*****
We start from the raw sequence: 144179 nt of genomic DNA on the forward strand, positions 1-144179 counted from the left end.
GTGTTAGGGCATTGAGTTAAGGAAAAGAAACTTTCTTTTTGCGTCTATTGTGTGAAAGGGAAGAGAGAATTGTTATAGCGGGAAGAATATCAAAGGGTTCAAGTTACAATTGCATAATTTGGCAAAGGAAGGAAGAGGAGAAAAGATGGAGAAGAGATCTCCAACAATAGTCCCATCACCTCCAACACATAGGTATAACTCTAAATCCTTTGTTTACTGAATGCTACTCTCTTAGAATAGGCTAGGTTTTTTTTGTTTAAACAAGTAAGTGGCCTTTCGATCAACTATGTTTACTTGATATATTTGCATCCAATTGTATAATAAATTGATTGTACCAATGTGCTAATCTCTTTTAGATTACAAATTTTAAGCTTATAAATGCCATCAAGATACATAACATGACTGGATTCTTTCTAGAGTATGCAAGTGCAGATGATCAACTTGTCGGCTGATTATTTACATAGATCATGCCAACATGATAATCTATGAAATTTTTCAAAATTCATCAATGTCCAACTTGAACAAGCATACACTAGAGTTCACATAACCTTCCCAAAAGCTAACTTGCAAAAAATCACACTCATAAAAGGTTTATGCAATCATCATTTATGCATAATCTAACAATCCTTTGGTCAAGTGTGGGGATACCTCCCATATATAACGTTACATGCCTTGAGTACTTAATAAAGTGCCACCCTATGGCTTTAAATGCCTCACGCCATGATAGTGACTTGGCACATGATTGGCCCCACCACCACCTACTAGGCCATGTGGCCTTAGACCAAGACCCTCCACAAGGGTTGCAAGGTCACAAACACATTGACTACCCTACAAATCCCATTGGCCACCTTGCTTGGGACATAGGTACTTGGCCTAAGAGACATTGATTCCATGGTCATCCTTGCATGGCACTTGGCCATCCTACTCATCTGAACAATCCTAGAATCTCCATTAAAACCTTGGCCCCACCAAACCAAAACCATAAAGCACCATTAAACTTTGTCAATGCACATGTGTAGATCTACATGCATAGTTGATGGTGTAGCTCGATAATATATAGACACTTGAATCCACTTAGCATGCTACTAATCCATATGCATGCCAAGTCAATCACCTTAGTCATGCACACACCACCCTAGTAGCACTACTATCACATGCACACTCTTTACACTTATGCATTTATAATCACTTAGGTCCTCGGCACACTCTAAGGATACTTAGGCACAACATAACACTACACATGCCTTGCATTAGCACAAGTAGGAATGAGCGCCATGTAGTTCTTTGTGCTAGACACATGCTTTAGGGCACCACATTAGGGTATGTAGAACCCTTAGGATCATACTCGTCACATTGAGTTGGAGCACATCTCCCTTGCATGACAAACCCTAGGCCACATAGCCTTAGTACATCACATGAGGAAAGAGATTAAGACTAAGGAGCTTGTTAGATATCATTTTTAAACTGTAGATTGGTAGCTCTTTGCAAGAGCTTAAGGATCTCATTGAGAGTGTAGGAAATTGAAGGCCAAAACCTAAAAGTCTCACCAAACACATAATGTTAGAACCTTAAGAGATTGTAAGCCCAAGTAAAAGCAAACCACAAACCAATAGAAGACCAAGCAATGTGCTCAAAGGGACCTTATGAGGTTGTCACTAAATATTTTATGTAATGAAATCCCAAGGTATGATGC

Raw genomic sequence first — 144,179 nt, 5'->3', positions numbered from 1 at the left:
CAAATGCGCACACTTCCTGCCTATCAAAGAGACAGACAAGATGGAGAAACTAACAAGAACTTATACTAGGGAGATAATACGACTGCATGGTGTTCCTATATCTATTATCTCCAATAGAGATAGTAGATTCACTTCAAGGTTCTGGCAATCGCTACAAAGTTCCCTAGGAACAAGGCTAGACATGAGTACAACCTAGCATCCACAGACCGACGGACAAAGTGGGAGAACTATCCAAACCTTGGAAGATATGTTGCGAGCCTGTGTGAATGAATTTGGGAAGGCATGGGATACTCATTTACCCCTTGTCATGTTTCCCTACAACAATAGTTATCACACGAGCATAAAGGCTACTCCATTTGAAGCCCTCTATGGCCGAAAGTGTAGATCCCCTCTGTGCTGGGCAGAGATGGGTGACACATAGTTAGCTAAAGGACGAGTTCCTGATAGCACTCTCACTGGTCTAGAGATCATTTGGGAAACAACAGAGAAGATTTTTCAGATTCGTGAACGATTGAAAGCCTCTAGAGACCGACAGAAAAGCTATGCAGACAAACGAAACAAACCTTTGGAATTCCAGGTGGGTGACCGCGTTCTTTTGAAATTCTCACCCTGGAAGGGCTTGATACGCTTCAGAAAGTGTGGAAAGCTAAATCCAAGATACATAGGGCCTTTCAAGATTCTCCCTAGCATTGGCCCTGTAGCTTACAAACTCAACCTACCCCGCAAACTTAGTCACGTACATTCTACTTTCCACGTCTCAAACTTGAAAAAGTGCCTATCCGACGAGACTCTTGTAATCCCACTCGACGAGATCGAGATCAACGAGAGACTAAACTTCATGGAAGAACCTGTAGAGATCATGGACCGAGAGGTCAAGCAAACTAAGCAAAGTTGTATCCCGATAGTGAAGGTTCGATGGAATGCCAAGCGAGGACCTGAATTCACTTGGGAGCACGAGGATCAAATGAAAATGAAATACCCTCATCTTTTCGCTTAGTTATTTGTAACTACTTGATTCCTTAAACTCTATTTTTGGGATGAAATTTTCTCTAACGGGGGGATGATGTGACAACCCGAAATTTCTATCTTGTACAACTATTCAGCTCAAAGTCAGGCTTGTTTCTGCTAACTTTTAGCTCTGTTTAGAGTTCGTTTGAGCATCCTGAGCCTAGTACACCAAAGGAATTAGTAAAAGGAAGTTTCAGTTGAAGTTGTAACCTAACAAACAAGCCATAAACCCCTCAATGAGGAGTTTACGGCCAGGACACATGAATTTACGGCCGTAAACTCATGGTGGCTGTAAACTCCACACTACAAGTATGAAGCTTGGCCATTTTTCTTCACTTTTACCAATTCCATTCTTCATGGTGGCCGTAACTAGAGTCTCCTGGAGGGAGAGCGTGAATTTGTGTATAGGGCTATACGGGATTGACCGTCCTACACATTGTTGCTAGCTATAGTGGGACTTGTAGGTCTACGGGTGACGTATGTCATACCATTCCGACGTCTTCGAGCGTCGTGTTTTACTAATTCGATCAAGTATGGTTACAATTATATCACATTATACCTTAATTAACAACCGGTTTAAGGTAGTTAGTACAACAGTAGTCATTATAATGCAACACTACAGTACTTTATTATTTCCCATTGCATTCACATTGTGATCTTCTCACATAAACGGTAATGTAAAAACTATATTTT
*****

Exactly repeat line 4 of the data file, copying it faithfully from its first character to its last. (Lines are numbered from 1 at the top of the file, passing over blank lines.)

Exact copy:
CAAATGCGCACACTTCCTGCCTATCAAAGAGACAGACAAGATGGAGAAACTAACAAGAACTTATACTAGGGAGATAATACGACTGCATGGTGTTCCTATATCTATTATCTCCAATAGAGATAGTAGATTCACTTCAAGGTTCTGGCAATCGCTACAAAGTTCCCTAGGAACAAGGCTAGACATGAGTACAACCTAGCATCCACAGACCGACGGACAAAGTGGGAGAACTATCCAAACCTTGGAAGATATGTTGCGAGCCTGTGTGAATGAATTTGGGAAGGCATGGGATACTCATTTACCCCTTGTCATGTTTCCCTACAACAATAGTTATCACACGAGCATAAAGGCTACTCCATTTGAAGCCCTCTATGGCCGAAAGTGTAGATCCCCTCTGTGCTGGGCAGAGATGGGTGACACATAGTTAGCTAAAGGACGAGTTCCTGATAGCACTCTCACTGGTCTAGAGATCATTTGGGAAACAACAGAGAAGATTTTTCAGATTCGTGAACGATTGAAAGCCTCTAGAGACCGACAGAAAAGCTATGCAGACAAACGAAACAAACCTTTGGAATTCCAGGTGGGTGACCGCGTTCTTTTGAAATTCTCACCCTGGAAGGGCTTGATACGCTTCAGAAAGTGTGGAAAGCTAAATCCAAGATACATAGGGCCTTTCAAGATTCTCCCTAGCATTGGCCCTGTAGCTTACAAACTCAACCTACCCCGCAAACTTAGTCACGTACATTCTACTTTCCACGTCTCAAACTTGAAAAAGTGCCTATCCGACGAGACTCTTGTAATCCCACTCGACGAGATCGAGATCAACGAGAGACTAAACTTCATGGAAGAACCTGTAGAGATCATGGACCGAGAGGTCAAGCAAACTAAGCAAAGTTGTATCCCGATAGTGAAGGTTCGATGGAATGCCAAGCGAGGACCTGAATTCACTTGGGAGCACGAGGATCAAATGAAAATGAAATACCCTCATCTTTTCGCTTAGTTATTTGTAACTACTTGATTCCTTAAACTCTATTTTTGGGATGAAATTTTCTCTAACGGGGGGATGATGTGACAACCCGAAATTTCTATCTTGTACAACTATTCAGCTCAAAGTCAGGCTTGTTTCTGCTAACTTTTAGCTCTGTTTAGAGTTCGTTTGAGCATCCTGAGCCTAGTACACCAAAGGAATTAGTAAAAGGAAGTTTCAGTTGAAGTTGTAACCTAACAAACAAGCCATAAACCCCTCAATGAGGAGTTTACGGCCAGGACACATGAATTTACGGCCGTAAACTCATGGTGGCTGTAAACTCCACACTACAAGTATGAAGCTTGGCCATTTTTCTTCACTTTTACCAATTCCATTCTTCATGGTGGCCGTAACTAGAGTCTCCTGGAGGGAGAGCGTGAATTTGTGTATAGGGCTATACGGGATTGACCGTCCTACACATTGTTGCTAGCTATAGTGGGACTTGTAGGTCTACGGGTGACGTATGTCATACCATTCCGACGTCTTCGAGCGTCGTGTTTTACTAATTCGATCAAGTATGGTTACAATTATATCACATTATACCTTAATTAACAACCGGTTTAAGGTAGTTAGTACAACAGTAGTCATTATAATGCAACACTACAGTACTTTATTATTTCCCATTGCATTCACATTGTGATCTTCTCACATAAACGGTAATGTAAAAACTATATTTT